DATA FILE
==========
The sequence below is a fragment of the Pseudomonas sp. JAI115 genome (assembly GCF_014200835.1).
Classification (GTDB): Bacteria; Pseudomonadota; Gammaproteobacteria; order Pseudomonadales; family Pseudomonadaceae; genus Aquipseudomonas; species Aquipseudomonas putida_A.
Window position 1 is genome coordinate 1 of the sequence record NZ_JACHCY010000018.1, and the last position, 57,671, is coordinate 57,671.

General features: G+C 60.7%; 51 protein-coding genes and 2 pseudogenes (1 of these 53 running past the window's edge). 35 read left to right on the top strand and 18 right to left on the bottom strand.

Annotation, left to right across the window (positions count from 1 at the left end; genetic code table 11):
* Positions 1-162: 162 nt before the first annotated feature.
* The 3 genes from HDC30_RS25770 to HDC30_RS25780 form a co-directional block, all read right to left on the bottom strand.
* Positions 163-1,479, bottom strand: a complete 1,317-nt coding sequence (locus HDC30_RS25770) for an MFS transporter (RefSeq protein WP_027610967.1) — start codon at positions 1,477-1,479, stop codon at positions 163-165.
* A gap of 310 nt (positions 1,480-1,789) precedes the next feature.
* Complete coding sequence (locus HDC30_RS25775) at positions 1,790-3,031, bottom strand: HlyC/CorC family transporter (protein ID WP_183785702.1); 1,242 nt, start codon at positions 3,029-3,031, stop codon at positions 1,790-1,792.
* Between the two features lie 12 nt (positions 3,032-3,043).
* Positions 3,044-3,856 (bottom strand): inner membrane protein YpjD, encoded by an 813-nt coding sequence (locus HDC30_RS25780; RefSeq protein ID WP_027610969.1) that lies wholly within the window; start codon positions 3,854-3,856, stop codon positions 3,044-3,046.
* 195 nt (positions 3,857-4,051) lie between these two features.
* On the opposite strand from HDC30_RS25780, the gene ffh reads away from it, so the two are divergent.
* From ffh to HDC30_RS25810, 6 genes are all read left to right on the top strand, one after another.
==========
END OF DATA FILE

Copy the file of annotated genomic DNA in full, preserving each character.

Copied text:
The sequence below is a fragment of the Pseudomonas sp. JAI115 genome (assembly GCF_014200835.1).
Classification (GTDB): Bacteria; Pseudomonadota; Gammaproteobacteria; order Pseudomonadales; family Pseudomonadaceae; genus Aquipseudomonas; species Aquipseudomonas putida_A.
Window position 1 is genome coordinate 1 of the sequence record NZ_JACHCY010000018.1, and the last position, 57,671, is coordinate 57,671.

General features: G+C 60.7%; 51 protein-coding genes and 2 pseudogenes (1 of these 53 running past the window's edge). 35 read left to right on the top strand and 18 right to left on the bottom strand.

Annotation, left to right across the window (positions count from 1 at the left end; genetic code table 11):
* Positions 1-162: 162 nt before the first annotated feature.
* The 3 genes from HDC30_RS25770 to HDC30_RS25780 form a co-directional block, all read right to left on the bottom strand.
* Positions 163-1,479, bottom strand: a complete 1,317-nt coding sequence (locus HDC30_RS25770) for an MFS transporter (RefSeq protein WP_027610967.1) — start codon at positions 1,477-1,479, stop codon at positions 163-165.
* A gap of 310 nt (positions 1,480-1,789) precedes the next feature.
* Complete coding sequence (locus HDC30_RS25775) at positions 1,790-3,031, bottom strand: HlyC/CorC family transporter (protein ID WP_183785702.1); 1,242 nt, start codon at positions 3,029-3,031, stop codon at positions 1,790-1,792.
* Between the two features lie 12 nt (positions 3,032-3,043).
* Positions 3,044-3,856 (bottom strand): inner membrane protein YpjD, encoded by an 813-nt coding sequence (locus HDC30_RS25780; RefSeq protein ID WP_027610969.1) that lies wholly within the window; start codon positions 3,854-3,856, stop codon positions 3,044-3,046.
* 195 nt (positions 3,857-4,051) lie between these two features.
* On the opposite strand from HDC30_RS25780, the gene ffh reads away from it, so the two are divergent.
* From ffh to HDC30_RS25810, 6 genes are all read left to right on the top strand, one after another.